Microsoft Builds DRM for Mobile Phones
In an indication that Microsoft’s strategy for digital rights management in the "Zune era" will be even more stratified than at first thought, the company introduced another DRM technology to the mix this morning at 3GSM in Barcelona: PlayReady, which appears to add streaming media and pay-per-view capabilities to the PlaysForSure platform it already had in place.
This morning, Microsoft is calling PlayReady “the result of extended dialogue with the mobile industry,” whose members were evidently looking for a more flexible way to transfer content between devices.
Though the company touted phone manufacturers as being among those calling for the new standard, it primarily lists mobile service operators, including Verizon and AT&T. As of yet, PlayReady does not appear to be associated with specific devices, though its formats are said to be downwardly compatible with Windows Media 10.
PlaysForSure is typically associated with WM10, and Microsoft’s new Windows Mobile 6 operating system -– whose official rollout was also celebrated this morning –- is typically associated with PlaysForSure. In an interview last week with Microsoft Windows Mobile product manager John Starkweather, he told BetaNews that WM6 will be associated directly with PlaysForSure.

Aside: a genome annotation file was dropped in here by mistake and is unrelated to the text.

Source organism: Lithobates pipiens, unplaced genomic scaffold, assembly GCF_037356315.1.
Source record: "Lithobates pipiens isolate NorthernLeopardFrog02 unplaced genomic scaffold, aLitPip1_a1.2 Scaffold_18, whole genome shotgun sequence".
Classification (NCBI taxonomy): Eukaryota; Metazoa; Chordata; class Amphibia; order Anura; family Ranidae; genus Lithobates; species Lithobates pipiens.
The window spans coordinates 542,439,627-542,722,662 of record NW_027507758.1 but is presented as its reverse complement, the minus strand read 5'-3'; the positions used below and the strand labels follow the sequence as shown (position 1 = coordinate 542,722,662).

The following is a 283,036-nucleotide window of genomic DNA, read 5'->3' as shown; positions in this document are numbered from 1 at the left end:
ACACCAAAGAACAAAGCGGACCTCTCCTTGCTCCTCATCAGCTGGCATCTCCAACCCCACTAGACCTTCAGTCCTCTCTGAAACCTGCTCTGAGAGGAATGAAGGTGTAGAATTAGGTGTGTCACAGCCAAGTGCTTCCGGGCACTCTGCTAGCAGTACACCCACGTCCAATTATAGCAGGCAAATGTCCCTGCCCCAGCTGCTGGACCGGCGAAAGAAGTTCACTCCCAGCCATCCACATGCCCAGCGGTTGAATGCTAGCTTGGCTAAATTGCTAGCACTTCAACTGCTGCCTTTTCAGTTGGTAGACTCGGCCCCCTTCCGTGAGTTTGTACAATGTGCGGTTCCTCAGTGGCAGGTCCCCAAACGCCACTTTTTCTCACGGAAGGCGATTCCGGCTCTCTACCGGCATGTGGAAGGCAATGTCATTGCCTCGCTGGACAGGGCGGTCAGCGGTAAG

"We've always supported the ability to synchronize music, video, recorded television directly from a PC, or also from any of the PlaysForSure Windows Media DRM subscription services,” Starkweather told us. "You can fill as much storage as you can put on a Windows Mobile device, you can port all your Yahoo music over, your Rhapsody music over, your Napster music over, very, very easily."
In this morning’s statement, Microsoft said it will be implementing what it refers to as an interoperability program "so content may flow to qualifying DRM and content protection technologies." It did not list any specific technologies that qualify just yet, nor did it explicitly mention PlaysForSure or Zune’s DRM as perhaps qualifying under the terms of this program.
This morning, a company called PacketVideo may have done a better job of explaining what PlayReady is than Microsoft, calling it a “content access technology,” and vowing to be the first company to implement it for managing and protecting transactions involving not just songs and video, but also downloadable ringtones and wallpaper.
The WM6 rollout today also involves AT&T (formerly Cingular) and Verizon, as well as Sprint and T-Mobile. Apparently managed separately, WM6's content protection technologies are being referred to using a carefully chosen new phrase, information rights management or "IRM," perhaps in an attempt to distance Microsoft from "DRM" - a phrase and abbreviation that has become a magnet for negative attention.